The Last Spike

Train games are a big deal in the world of board games - the biggest of them all being Ticket to Ride, a board game behemoth of epic proportions. When you bring The Last Spike to the table, it may draw comparisons to TTR, but it's a very different game, and I actually enjoy it more.  Let's take a look.

In The Last Spike, you and the other players are rail barons and land speculators striving to connect cities by rail in the 1800s United States. The ultimate goal is to have a complete route connecting east and west (St. Louis and Sacramento, at the far right and left of the board respectively). The play is interesting because (as in games like Cutthroat Caverns) you are cooperating and competing at the same time.  While you all share the goal of connecting cities, and can all potentially benefit every time a connection is made, there can only be one ultimate winner and sometimes the right move is not to connect.  Not all routes will be completed.

The game is fast to learn, fast to play, and simple enough that almost anyone can enjoy it.  On your turn you have three simple and quick actions: 1) Place a railroad tile and pay for it (the dark squares above) 2) You MAY, but are not required to, purchase a land card (the colorful cards above) 3) Draw a new railroad tile randomly from the supply.  That's all there is to it!  It's a game of simplicity, but with interesting depth. A big part of the game is managing your cash flow (in the early going you'll buy lots of land cards, but they won't pay out for a while, so you'll need to choose carefully.  Also you will need to decide how much to diversify and buy cards for different cities, vs. specializing in a few cities and getting bigger payouts.) This sort of financial thinking is good for kids to learn - really, good for everyone to learn!  In my game I came perilously close to running out of money (and having to sell some of my land deeds for half what I paid for them!) but then the routes started connecting cities and the money started rolling in.  I ended up missing the win by a mere 1000 dollars (one lowest value chip!).  I should have abstained from buying one of the land deeds toward the end of the game- it's not advised to buy one unless you think it will eventually pay out due to a connection.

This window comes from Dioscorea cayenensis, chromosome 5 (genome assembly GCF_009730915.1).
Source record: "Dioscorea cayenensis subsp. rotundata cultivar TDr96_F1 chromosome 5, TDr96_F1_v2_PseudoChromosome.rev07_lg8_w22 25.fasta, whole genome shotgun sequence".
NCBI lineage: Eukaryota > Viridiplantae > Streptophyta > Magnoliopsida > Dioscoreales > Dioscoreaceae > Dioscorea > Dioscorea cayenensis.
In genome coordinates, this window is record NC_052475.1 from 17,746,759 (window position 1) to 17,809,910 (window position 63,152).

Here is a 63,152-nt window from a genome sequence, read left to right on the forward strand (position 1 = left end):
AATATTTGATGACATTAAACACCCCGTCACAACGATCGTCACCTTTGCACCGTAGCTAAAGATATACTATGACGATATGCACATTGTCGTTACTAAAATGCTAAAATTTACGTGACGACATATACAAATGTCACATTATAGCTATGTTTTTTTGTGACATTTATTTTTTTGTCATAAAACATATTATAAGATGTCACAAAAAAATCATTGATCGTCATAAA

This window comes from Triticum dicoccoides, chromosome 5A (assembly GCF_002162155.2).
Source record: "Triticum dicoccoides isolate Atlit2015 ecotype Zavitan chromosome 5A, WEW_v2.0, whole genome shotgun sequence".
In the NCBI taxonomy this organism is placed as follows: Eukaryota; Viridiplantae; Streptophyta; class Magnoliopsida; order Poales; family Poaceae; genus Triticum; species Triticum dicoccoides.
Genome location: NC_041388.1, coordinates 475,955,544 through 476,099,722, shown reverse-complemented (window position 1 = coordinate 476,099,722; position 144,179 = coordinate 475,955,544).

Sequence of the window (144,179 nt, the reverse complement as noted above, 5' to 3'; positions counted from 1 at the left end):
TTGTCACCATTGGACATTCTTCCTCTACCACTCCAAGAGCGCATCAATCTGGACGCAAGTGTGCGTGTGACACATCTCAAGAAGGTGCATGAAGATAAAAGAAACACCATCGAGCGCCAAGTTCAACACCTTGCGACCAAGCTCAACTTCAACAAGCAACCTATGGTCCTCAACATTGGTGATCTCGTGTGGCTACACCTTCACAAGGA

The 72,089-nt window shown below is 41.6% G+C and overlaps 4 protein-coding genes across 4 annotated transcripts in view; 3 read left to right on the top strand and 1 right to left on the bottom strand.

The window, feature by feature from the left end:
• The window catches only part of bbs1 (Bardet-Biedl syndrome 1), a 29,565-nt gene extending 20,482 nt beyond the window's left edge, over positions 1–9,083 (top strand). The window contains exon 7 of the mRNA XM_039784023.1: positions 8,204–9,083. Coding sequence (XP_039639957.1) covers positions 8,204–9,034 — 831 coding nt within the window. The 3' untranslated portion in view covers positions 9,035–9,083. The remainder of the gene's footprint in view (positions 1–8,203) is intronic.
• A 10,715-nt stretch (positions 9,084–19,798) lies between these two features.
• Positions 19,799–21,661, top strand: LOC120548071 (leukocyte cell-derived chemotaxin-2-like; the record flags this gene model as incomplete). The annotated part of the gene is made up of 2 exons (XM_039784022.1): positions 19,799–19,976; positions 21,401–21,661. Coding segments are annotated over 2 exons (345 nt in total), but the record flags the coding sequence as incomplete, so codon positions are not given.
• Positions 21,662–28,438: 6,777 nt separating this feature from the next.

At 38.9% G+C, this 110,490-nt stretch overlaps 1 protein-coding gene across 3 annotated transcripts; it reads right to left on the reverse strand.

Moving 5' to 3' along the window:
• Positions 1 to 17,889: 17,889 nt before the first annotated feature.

In conclusion, The Last Spike is a game that will be a hit with families, light strategy gamers, and probably just about anyone.   I recommend it. You may learn more at Columbia Games' web site.


  1. Thanks for the review! Read the game rules at


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